During my gap years, I served as a copy editor for an online student-run publication, to help promote health education and provide our community with resources to encourage people to take a proactive stance when it comes to their health. With people like my mom or our elderly patient in mind, I hope to work towards further improvements such as offering translations for medical articles to overcome language barriers in health. As a future physician, I aspire to continue taking a proactive role in facilitating access to health education to fully equip our communities, especially those that are most vulnerable, with the knowledge and resources to prevent as well as manage their health conditions.
Teresa, Occupational Therapist
Hi everyone! My name is Teresa, and I am the eldest daughter of a Vietnamese American family and an occupational therapist. My parents escaped Vietnam in their teens after the Vietnam War, and their families came to America by fishing boat. As refugees, they left much unspoken about their financial and mental health struggles. In our culture, there are strong feelings of guilt, responsibility, and shame associated with mental illness, along with conservation against treatments because of unfamiliarity & lack of cultural relevancy. The stigma stems from the belief that we must suppress negative emotions & exert self-control in order to not appear as weak. But I have now learned that mental illness is not equivalent to weakness. Displaying personal vulnerability is courageous, as we all deserve to be seen & heard, and dismantling this taboo will take the work of a community who truly believe in holistic treatment, self-care, a support system, & the validity of one’s internal experiences. I am still on a journey with my family to explore our mental health. I owe them my everything, and their narrative has taught me to be resilient and to take ownership of how I can contribute to this world.
Growing up, my family has taught me that pure hard work will provide a happy outcome. Upon discovering OT, however, I have learned that balancing our mind, body, and spirit will result in quality of life.
My background in service-oriented projects has taught me the importance of advocacy for underserved populations. My most exceptional learning experience stemmed from my time counseling and coordinating for Southeast Asian Campus Learning Education and Retention (SEA CLEAR) at UCLA. SEA CLEAR provides peer counseling, mentorship, and wellness services to students from underserved communities to help them find relevancy in their education and graduate college. As a critically conscious counselor, I had to take into consideration the fact that the model minority myth, the history of refugees, socioeconomic and racial disparities, access to resources, and mental health greatly undermined my students’ capacity to succeed in college. While students might be discouraged because their upbringing makes higher education seem unattainable, as a counselor I provided a space where they could see strength in their narrative and purpose in their pursuit of higher education. Upon reflection of our Southeast Asian background, we discovered how it affects our identity and relates to our goals. With these connections, we were self-empowered to take actions toward their academic, professional, and personal pursuits.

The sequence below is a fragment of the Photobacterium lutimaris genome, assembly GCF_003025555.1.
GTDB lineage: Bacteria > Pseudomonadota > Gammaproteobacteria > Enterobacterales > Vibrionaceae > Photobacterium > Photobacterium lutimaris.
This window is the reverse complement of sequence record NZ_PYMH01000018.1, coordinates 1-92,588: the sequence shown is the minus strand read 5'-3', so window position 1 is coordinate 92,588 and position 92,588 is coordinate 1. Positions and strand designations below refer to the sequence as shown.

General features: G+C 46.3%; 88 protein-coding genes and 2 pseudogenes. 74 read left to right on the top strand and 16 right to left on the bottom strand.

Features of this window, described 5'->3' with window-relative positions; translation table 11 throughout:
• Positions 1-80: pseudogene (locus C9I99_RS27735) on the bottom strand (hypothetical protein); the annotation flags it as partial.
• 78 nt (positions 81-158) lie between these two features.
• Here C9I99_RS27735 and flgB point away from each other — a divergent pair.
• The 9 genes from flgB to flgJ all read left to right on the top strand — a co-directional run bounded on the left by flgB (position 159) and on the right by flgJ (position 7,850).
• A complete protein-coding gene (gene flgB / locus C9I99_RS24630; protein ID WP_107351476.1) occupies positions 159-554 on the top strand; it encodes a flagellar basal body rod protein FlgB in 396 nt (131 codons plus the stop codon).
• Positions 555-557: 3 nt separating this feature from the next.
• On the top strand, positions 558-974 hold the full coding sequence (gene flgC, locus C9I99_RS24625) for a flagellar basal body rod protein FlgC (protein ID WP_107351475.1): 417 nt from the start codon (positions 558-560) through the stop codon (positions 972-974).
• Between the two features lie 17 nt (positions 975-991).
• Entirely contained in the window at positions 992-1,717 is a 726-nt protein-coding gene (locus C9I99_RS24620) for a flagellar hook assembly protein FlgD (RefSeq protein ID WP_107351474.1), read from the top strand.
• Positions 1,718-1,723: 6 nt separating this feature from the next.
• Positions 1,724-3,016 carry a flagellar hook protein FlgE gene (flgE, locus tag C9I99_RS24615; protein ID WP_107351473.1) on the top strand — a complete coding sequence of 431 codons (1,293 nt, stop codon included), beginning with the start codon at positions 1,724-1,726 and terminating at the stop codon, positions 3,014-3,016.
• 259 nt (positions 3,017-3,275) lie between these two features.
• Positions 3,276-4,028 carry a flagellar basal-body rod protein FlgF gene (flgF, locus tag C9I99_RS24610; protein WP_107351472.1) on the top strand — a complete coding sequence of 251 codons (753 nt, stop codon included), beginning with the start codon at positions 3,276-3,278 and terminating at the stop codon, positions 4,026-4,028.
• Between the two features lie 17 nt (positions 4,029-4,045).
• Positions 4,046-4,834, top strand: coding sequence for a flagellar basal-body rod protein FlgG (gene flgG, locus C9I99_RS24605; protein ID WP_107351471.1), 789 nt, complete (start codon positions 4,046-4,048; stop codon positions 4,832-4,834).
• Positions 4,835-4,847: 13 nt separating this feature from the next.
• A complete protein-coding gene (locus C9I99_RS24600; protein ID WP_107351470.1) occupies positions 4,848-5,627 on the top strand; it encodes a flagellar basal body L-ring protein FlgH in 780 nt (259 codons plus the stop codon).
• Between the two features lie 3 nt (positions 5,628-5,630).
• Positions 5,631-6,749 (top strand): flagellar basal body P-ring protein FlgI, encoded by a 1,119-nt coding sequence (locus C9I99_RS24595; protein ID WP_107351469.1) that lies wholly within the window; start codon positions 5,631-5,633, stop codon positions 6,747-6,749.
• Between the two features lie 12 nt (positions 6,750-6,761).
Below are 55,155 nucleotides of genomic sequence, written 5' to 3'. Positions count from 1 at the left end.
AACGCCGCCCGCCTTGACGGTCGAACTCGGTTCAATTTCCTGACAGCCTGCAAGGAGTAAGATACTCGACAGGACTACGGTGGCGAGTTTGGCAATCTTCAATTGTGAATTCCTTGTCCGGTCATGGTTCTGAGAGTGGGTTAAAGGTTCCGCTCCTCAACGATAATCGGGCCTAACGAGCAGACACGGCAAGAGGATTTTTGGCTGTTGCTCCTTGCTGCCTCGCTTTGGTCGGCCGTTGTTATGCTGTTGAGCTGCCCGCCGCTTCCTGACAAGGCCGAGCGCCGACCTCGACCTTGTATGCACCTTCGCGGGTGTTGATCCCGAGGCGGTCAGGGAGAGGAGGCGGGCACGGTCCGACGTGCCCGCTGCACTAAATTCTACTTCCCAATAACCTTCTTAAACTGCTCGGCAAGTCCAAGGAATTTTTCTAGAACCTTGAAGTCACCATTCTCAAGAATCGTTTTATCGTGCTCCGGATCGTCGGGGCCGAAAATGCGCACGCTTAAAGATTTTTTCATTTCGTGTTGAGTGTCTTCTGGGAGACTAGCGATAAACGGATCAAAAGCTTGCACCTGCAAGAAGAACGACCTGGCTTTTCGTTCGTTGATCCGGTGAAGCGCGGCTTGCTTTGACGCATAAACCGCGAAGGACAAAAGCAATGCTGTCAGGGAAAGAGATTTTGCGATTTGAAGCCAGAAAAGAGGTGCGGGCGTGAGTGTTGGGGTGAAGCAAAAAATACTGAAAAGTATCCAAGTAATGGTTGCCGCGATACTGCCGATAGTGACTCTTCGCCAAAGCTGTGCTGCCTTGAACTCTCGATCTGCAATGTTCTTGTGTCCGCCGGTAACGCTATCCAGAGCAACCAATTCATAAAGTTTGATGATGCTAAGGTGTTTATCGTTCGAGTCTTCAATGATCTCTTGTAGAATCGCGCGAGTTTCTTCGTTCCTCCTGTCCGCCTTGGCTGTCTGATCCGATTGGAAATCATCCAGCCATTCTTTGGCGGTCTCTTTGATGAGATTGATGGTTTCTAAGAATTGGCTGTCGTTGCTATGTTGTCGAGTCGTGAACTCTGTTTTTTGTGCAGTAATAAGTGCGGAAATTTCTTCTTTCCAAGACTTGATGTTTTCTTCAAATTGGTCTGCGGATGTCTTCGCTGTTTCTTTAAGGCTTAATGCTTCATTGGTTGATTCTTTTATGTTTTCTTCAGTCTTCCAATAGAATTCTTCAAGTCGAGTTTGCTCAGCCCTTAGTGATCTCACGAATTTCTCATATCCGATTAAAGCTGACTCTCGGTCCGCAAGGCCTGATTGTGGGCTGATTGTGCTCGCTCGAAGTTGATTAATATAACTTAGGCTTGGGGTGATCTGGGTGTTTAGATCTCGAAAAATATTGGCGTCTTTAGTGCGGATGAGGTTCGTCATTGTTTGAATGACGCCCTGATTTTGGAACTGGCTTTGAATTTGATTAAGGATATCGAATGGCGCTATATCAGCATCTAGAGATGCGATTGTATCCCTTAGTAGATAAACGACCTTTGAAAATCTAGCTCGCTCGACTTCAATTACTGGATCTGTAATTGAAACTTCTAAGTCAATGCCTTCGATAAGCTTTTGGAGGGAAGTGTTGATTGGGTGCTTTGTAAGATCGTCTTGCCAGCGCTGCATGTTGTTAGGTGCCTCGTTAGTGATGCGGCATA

As an OT, I hope to understand my clients’ narratives as defined by their diverse personal experiences as opposed to the pathology of their condition. People with a disability growing up in underserved communities are doubly marginalized by their socioeconomic status in addition to their given label of “disabled.” Their families may lack the network and language proficiency and financial means to find and afford treatment programs. Therefore, I want to utilize my background and interpersonal skills to improve access, educate, and provide OT to these communities. Most importantly, my background has taught me the significance of cultural relevancy, interpersonal skills, and objective observation to evaluate from a holistic perspective. As an OT, I will perform not only as a practitioner, but as a coach and educator. I will practice as an advocate in my community for equal access to quality care, holistic wellness, and inclusion of those with disability.
We ask that you take the time to reflect on where your family came from, how you grew up, and how your culture has shaped who you are today. To find meaning, you need to find your identity first. To move forward, you need to find people who lift you up. “If you want to go fast, you go alone. But if you want to go far, you go together.” Join our healthcare community at The 3 Vertebaes to learn about how your passions intersect with other professions. We all have more common ground than we realize.